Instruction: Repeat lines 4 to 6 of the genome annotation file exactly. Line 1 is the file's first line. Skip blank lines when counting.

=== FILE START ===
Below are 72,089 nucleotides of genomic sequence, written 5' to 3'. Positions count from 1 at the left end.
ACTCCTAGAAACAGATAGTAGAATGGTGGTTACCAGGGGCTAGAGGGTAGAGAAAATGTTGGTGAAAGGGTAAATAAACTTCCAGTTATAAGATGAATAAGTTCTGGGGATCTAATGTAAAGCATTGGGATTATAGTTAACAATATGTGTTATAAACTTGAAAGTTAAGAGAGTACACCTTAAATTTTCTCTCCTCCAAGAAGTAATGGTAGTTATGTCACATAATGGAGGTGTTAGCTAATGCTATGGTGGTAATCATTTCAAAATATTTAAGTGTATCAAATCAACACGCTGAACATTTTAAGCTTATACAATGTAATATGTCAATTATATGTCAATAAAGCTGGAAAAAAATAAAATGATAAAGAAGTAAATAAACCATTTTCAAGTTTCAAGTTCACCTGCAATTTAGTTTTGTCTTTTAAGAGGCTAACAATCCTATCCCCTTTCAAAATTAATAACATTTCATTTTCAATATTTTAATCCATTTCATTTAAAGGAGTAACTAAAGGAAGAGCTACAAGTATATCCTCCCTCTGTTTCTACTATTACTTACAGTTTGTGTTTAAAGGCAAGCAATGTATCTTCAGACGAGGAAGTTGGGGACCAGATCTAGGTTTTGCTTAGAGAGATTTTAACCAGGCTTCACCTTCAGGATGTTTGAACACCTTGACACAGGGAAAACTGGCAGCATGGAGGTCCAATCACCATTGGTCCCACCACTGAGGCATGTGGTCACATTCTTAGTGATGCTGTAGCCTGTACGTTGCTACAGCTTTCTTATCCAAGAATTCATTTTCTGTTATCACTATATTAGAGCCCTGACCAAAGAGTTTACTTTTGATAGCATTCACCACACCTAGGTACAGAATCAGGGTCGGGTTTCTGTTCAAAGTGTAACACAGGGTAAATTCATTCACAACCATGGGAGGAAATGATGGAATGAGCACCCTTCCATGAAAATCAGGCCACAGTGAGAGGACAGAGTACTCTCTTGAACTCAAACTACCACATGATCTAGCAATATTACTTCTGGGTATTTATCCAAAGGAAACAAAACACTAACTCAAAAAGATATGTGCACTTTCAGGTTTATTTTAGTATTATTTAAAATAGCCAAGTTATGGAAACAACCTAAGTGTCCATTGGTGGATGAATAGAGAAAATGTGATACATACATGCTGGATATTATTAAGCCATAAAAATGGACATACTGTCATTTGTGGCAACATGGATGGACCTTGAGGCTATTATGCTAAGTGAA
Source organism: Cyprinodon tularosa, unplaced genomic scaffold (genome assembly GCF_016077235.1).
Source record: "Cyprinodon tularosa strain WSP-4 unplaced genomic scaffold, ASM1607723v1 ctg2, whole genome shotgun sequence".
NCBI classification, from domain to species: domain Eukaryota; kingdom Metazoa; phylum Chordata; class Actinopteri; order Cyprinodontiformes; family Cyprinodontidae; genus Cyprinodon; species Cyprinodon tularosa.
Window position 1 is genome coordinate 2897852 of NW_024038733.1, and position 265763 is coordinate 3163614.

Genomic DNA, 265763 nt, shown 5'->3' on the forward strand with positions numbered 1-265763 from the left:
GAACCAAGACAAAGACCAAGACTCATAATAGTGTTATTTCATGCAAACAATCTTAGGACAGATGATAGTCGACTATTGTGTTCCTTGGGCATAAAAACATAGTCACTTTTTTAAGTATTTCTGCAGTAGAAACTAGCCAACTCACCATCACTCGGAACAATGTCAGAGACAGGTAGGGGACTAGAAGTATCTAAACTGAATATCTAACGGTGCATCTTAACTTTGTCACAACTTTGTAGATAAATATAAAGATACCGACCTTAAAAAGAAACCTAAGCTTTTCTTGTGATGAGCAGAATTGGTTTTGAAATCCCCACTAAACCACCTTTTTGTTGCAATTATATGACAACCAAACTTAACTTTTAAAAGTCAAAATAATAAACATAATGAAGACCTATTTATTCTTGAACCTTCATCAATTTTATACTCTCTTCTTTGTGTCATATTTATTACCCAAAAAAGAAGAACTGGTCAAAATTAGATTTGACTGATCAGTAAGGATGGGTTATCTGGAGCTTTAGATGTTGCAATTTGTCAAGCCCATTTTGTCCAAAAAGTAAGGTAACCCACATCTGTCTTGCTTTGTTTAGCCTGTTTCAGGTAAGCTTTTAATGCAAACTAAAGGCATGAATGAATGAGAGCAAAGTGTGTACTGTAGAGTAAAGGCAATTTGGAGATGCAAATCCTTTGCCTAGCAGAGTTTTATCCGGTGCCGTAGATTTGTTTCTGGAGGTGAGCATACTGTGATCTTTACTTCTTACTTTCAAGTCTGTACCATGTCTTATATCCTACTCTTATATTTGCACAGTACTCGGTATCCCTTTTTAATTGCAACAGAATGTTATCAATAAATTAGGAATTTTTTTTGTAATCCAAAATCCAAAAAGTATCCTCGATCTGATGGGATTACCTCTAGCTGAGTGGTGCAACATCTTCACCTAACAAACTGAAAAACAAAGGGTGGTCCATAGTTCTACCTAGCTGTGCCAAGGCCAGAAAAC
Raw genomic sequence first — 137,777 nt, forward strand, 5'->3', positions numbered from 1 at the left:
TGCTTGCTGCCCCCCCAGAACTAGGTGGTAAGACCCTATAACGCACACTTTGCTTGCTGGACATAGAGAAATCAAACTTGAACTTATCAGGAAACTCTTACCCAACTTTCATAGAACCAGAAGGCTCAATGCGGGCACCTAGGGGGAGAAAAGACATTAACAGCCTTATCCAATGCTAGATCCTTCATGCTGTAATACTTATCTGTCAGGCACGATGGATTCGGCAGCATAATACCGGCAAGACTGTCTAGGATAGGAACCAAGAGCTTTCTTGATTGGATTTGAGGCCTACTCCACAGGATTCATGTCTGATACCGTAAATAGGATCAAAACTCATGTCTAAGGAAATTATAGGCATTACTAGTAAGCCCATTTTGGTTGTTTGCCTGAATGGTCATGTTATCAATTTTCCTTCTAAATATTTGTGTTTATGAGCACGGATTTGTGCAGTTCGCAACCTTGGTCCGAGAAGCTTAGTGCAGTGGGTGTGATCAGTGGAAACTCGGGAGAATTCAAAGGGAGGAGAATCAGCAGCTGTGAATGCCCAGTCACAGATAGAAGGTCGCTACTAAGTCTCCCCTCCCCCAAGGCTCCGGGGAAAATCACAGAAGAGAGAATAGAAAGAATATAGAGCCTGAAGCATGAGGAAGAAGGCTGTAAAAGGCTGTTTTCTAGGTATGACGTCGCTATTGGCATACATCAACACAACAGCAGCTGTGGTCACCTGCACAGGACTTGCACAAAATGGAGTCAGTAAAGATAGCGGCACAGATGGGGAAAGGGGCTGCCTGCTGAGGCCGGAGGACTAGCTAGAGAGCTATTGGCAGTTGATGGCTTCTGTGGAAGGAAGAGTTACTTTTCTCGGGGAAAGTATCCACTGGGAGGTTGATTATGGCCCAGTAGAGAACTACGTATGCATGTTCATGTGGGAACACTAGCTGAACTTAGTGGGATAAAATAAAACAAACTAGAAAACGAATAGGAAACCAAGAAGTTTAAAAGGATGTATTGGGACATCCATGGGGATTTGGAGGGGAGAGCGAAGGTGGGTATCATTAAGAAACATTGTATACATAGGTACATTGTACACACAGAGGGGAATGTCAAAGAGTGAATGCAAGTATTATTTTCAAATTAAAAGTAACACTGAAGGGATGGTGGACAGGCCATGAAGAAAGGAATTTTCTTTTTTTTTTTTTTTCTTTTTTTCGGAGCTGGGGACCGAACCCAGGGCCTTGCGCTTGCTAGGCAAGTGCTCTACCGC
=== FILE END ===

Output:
Source record: "Cyprinodon tularosa strain WSP-4 unplaced genomic scaffold, ASM1607723v1 ctg2, whole genome shotgun sequence".
NCBI classification, from domain to species: domain Eukaryota; kingdom Metazoa; phylum Chordata; class Actinopteri; order Cyprinodontiformes; family Cyprinodontidae; genus Cyprinodon; species Cyprinodon tularosa.
Window position 1 is genome coordinate 2897852 of NW_024038733.1, and position 265763 is coordinate 3163614.